Journalism in the Public Interest

Six Drugs the FDA Doesn't Want You to Know Relied on Tainted Data

In 2011, the Food and Drug Administration determined that a major laboratory, the Houston facility of the now-defunct Cetero Research firm, had committed such "egregious" and pervasive research violations that years of its tests were potentially worthless. About 100 drugs were affected, but the FDA has declined to name them, saying to do so would reveal confidential commercial information. ProPublica was able to pinpoint six drugs whose approval rested, at least in part, upon data from the Cetero studies. Related Story »

Temodar IV


Nasal spray

Generic Ibuprofen
Gelatin Capsules

Generic Tramadol
Extended-release capsules

Generic Hydrocodone polistirex/ chlorpheniramine polistirex

Generic Name




Other names

Temodal (in Europe)


PecFent (in Europe)

Drug Company

Merck & Co

Pfizer Inc.

Archimedes Pharma

Banner Pharmacaps

Cipher Pharmaceuticals

Tris Pharma

What it is

A chemotherapy drug aimed at difficult-to-treat brain cancers

A drug used to treat renal cell carcinoma, a type of kidney cancer

An extremely potent painkiller

A popular over-the-counter painkiller

A powerful painkiller

A narcotic cough suppressant and anti-allergy medication

What we
Know about
Cetero's Role

Cetero Houston analyzed the "pivotal" trial that formed the basis for the intravenous drug's approval in the United States. The data from the trial appears on the product's label, as well as in the peer-reviewed publication stemming from this trial.

Cetero analyzed a component of a study to test the drug's effect on heart rhythms. Cetero's role was small – it analyzed blood samples of certain patients – but the study was an important one that the FDA had required of the company.

Cetero analyzed a clinical trial that tested how the drug behaved when paired with a decongestant. All of the information on the drug label having to do with decongestant interactions came from this trial, which also shows up in court records and was used for FDA approval.

Cetero analyzed one of the trials to establish the capsule's equivalence to other forms of the drug.

Cetero performed three clinical trials meant to prove the drug's equivalence to the name-brand version. The product label has detailed information about the rate at which the drug enters the bloodstream, gleaned from these trials. FDA approval also relied in part on these trials.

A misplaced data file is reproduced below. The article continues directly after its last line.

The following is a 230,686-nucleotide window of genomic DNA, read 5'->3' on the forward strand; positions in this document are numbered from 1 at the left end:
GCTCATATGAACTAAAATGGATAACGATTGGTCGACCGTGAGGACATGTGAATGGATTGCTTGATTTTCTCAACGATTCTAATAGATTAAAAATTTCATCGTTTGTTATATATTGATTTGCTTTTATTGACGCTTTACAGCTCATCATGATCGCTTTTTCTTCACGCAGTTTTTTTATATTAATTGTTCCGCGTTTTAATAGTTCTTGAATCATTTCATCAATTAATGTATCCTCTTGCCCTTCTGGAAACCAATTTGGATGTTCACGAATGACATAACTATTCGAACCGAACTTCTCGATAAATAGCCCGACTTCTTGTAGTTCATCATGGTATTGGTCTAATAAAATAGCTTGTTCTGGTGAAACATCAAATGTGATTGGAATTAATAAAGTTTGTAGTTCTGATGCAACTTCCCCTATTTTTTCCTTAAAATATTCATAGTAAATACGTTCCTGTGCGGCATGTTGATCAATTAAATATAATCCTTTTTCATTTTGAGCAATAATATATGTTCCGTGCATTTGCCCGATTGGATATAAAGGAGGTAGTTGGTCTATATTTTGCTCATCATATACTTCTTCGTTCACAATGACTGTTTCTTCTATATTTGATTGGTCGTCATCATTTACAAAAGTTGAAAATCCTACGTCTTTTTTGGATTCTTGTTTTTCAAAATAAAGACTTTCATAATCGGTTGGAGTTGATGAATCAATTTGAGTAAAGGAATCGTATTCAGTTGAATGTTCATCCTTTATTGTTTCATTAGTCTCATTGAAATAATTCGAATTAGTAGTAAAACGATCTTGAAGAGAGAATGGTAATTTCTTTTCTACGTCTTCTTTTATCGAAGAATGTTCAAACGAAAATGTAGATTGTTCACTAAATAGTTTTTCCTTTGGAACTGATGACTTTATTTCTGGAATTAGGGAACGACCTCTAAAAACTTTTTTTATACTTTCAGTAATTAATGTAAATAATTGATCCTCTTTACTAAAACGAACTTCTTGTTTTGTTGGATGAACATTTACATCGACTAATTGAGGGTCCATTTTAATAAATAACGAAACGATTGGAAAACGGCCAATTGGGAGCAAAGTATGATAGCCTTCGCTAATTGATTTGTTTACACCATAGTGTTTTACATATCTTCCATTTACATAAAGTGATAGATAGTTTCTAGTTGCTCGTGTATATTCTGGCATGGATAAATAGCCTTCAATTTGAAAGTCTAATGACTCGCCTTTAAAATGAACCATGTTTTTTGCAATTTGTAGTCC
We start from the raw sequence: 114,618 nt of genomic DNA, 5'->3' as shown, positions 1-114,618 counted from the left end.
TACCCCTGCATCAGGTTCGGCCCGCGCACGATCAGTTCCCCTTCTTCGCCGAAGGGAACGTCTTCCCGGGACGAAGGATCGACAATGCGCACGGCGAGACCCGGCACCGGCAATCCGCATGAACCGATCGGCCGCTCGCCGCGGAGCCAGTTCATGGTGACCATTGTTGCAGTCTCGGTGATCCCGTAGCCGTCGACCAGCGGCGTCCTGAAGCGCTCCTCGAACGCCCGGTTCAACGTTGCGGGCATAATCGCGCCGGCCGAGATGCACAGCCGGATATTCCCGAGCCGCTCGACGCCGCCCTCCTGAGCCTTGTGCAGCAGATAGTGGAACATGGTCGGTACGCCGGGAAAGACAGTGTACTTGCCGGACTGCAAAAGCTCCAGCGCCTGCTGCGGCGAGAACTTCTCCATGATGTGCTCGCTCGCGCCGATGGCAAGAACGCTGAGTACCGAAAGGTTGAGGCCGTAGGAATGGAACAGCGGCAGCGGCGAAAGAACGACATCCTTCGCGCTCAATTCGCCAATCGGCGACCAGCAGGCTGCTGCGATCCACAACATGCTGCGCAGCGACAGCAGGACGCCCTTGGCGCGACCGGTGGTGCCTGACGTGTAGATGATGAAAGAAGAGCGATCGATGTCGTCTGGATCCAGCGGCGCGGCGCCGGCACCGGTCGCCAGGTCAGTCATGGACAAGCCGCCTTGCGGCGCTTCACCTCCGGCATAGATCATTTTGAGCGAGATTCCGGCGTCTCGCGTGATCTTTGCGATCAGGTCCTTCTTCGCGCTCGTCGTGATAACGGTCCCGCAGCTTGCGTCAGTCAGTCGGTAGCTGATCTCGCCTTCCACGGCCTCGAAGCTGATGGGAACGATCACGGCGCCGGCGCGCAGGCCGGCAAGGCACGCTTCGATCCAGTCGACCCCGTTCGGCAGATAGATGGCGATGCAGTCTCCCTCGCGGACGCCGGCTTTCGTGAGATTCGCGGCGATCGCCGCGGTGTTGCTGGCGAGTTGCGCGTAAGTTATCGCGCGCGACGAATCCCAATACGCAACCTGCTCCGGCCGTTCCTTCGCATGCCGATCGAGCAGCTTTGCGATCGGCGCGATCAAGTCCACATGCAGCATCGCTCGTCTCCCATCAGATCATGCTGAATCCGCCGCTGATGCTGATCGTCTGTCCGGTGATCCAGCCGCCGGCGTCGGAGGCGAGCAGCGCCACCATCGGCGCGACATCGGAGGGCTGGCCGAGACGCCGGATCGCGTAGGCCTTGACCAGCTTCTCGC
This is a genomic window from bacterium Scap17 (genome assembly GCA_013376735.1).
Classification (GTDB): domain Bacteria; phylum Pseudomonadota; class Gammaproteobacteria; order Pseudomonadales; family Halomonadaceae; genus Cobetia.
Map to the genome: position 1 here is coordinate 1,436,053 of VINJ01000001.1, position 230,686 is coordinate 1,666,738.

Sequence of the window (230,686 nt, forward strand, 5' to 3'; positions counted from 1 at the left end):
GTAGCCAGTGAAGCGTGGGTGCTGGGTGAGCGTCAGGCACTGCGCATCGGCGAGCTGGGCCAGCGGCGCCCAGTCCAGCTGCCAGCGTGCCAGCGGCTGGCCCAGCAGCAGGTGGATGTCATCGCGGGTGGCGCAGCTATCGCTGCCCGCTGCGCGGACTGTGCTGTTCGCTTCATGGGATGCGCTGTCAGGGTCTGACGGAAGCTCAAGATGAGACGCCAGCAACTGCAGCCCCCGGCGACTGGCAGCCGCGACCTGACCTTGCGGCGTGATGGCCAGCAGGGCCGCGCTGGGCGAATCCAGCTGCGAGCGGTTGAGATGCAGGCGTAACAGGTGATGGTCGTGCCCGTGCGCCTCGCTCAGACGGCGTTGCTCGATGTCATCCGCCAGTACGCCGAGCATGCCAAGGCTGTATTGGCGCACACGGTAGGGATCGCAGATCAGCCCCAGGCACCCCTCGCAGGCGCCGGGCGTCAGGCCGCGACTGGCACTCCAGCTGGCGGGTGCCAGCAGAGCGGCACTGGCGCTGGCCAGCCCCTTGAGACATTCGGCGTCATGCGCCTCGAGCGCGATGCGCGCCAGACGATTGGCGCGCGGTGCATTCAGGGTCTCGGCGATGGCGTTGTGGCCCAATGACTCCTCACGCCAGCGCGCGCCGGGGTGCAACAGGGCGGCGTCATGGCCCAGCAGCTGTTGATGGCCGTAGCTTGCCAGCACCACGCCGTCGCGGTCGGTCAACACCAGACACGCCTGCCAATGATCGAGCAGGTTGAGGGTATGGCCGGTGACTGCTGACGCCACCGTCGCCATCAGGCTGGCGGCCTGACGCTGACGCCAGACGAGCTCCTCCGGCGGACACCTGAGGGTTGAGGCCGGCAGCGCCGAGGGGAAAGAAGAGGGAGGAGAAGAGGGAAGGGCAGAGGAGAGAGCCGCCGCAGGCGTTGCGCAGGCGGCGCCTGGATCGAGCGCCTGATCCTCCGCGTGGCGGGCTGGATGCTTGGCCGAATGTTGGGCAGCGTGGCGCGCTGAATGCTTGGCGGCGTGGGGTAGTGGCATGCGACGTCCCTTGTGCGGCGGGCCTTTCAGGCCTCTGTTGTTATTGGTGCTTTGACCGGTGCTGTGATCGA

Cetero analyzed both of the clinical trials used to show that the generic was equivalent to the name brand -- a key requirement for FDA approval.

Company's Explanation

Merck spokesman Ronald Rodgers stated that Merck has full confidence in the data on the drug's label and that the intravenous formulation "remains an important option" for patients who can't swallow capsules.

Pfizer spokesperson Chris Loder said the Cetero measurements provide only "indirect support" to the main thrust of the study, and don't undermine the overall conclusion.

Archimedes Chief Development Officer Michael Perelman said that although the company did not redo the trial, it is confident in the product and its label. "We conducted an analysis. Our conclusion is that the data from Cetero is valid," he said.

Banner spokesperson Jennifer Almond said the company "repeated the subject bioequivalence study at another clinical research organization" and filed the paperwork with the FDA.

Cipher CEO Larry Andrews said the company has more data on the drug – performed by an independent laboratory – that is further evidence of safety. "I have all the confidence in the world there are no issues with regard to our product."

Tris Pharmaceuticals' Director of Regulatory Affairs, Scott Groner, said that when Tris hired a consultant to audit the data from the trials, "they came back 100 percent clean."

FDA Response

FDA declined to comment, claiming that a response would jeopardize commercial confidential information.

FDA declined to comment.

FDA declined to comment.

According to the FDA, Banner submitted a new bioequivalence study in January 2012, which the FDA found acceptable.

FDA declined to comment.

According to an FDA spokesperson, the agency had reviewed the audit and found it “acceptable.“